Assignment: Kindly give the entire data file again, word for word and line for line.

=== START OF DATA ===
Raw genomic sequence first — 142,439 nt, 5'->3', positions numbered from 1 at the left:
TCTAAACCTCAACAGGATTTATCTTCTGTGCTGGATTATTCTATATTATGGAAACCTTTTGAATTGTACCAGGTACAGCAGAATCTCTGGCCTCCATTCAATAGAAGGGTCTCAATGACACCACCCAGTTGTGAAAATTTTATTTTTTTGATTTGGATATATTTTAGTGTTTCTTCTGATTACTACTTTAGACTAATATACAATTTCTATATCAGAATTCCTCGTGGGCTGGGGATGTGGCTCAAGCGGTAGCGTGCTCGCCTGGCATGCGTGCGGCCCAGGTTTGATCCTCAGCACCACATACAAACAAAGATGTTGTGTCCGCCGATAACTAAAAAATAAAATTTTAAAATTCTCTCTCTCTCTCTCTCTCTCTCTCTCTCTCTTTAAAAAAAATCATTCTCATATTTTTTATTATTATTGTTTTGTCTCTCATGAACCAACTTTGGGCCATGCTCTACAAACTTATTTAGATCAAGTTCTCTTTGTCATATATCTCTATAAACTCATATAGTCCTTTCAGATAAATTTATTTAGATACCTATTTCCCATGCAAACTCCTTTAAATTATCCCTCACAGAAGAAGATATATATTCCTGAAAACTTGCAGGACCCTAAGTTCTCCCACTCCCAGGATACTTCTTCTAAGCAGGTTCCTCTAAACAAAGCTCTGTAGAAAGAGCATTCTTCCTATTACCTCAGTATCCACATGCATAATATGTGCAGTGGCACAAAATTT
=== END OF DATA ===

Raw genomic sequence first — 142,439 nt, 5'->3', positions numbered from 1 at the left:
TCTAAACCTCAACAGGATTTATCTTCTGTGCTGGATTATTCTATATTATGGAAACCTTTTGAATTGTACCAGGTACAGCAGAATCTCTGGCCTCCATTCAATAGAAGGGTCTCAATGACACCACCCAGTTGTGAAAATTTTATTTTTTTGATTTGGATATATTTTAGTGTTTCTTCTGATTACTACTTTAGACTAATATACAATTTCTATATCAGAATTCCTCGTGGGCTGGGGATGTGGCTCAAGCGGTAGCGTGCTCGCCTGGCATGCGTGCGGCCCAGGTTTGATCCTCAGCACCACATACAAACAAAGATGTTGTGTCCGCCGATAACTAAAAAATAAAATTTTAAAATTCTCTCTCTCTCTCTCTCTCTCTCTCTCTCTCTTTAAAAAAAATCATTCTCATATTTTTTATTATTATTGTTTTGTCTCTCATGAACCAACTTTGGGCCATGCTCTACAAACTTATTTAGATCAAGTTCTCTTTGTCATATATCTCTATAAACTCATATAGTCCTTTCAGATAAATTTATTTAGATACCTATTTCCCATGCAAACTCCTTTAAATTATCCCTCACAGAAGAAGATATATATTCCTGAAAACTTGCAGGACCCTAAGTTCTCCCACTCCCAGGATACTTCTTCTAAGCAGGTTCCTCTAAACAAAGCTCTGTAGAAAGAGCATTCTTCCTATTACCTCAGTATCCACATGCATAATATGTGCAGTGGCACAAAATTT